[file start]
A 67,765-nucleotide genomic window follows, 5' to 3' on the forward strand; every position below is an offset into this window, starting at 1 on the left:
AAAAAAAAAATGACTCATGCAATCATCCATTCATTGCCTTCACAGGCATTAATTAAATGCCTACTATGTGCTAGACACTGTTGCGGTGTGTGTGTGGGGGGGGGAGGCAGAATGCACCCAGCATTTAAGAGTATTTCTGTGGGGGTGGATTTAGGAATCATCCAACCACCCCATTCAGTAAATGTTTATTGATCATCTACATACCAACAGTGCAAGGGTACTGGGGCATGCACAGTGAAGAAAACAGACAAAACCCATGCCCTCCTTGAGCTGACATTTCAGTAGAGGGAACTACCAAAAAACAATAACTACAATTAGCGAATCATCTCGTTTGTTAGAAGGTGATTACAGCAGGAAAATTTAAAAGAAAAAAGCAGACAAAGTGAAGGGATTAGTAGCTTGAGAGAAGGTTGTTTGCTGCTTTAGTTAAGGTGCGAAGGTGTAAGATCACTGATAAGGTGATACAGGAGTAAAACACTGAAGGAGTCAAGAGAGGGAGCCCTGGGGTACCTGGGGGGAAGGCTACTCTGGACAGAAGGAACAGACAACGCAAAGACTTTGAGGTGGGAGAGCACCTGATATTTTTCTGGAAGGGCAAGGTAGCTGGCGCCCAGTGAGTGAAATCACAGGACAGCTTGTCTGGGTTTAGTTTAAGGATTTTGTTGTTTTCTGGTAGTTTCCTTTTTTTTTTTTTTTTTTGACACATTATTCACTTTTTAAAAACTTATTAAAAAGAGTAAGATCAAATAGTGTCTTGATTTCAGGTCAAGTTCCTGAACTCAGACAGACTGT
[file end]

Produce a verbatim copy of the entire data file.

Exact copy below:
A 67,765-nucleotide genomic window follows, 5' to 3' on the forward strand; every position below is an offset into this window, starting at 1 on the left:
AAAAAAAAAATGACTCATGCAATCATCCATTCATTGCCTTCACAGGCATTAATTAAATGCCTACTATGTGCTAGACACTGTTGCGGTGTGTGTGTGGGGGGGGGAGGCAGAATGCACCCAGCATTTAAGAGTATTTCTGTGGGGGTGGATTTAGGAATCATCCAACCACCCCATTCAGTAAATGTTTATTGATCATCTACATACCAACAGTGCAAGGGTACTGGGGCATGCACAGTGAAGAAAACAGACAAAACCCATGCCCTCCTTGAGCTGACATTTCAGTAGAGGGAACTACCAAAAAACAATAACTACAATTAGCGAATCATCTCGTTTGTTAGAAGGTGATTACAGCAGGAAAATTTAAAAGAAAAAAGCAGACAAAGTGAAGGGATTAGTAGCTTGAGAGAAGGTTGTTTGCTGCTTTAGTTAAGGTGCGAAGGTGTAAGATCACTGATAAGGTGATACAGGAGTAAAACACTGAAGGAGTCAAGAGAGGGAGCCCTGGGGTACCTGGGGGGAAGGCTACTCTGGACAGAAGGAACAGACAACGCAAAGACTTTGAGGTGGGAGAGCACCTGATATTTTTCTGGAAGGGCAAGGTAGCTGGCGCCCAGTGAGTGAAATCACAGGACAGCTTGTCTGGGTTTAGTTTAAGGATTTTGTTGTTTTCTGGTAGTTTCCTTTTTTTTTTTTTTTTTTGACACATTATTCACTTTTTAAAAACTTATTAAAAAGAGTAAGATCAAATAGTGTCTTGATTTCAGGTCAAGTTCCTGAACTCAGACAGACTGT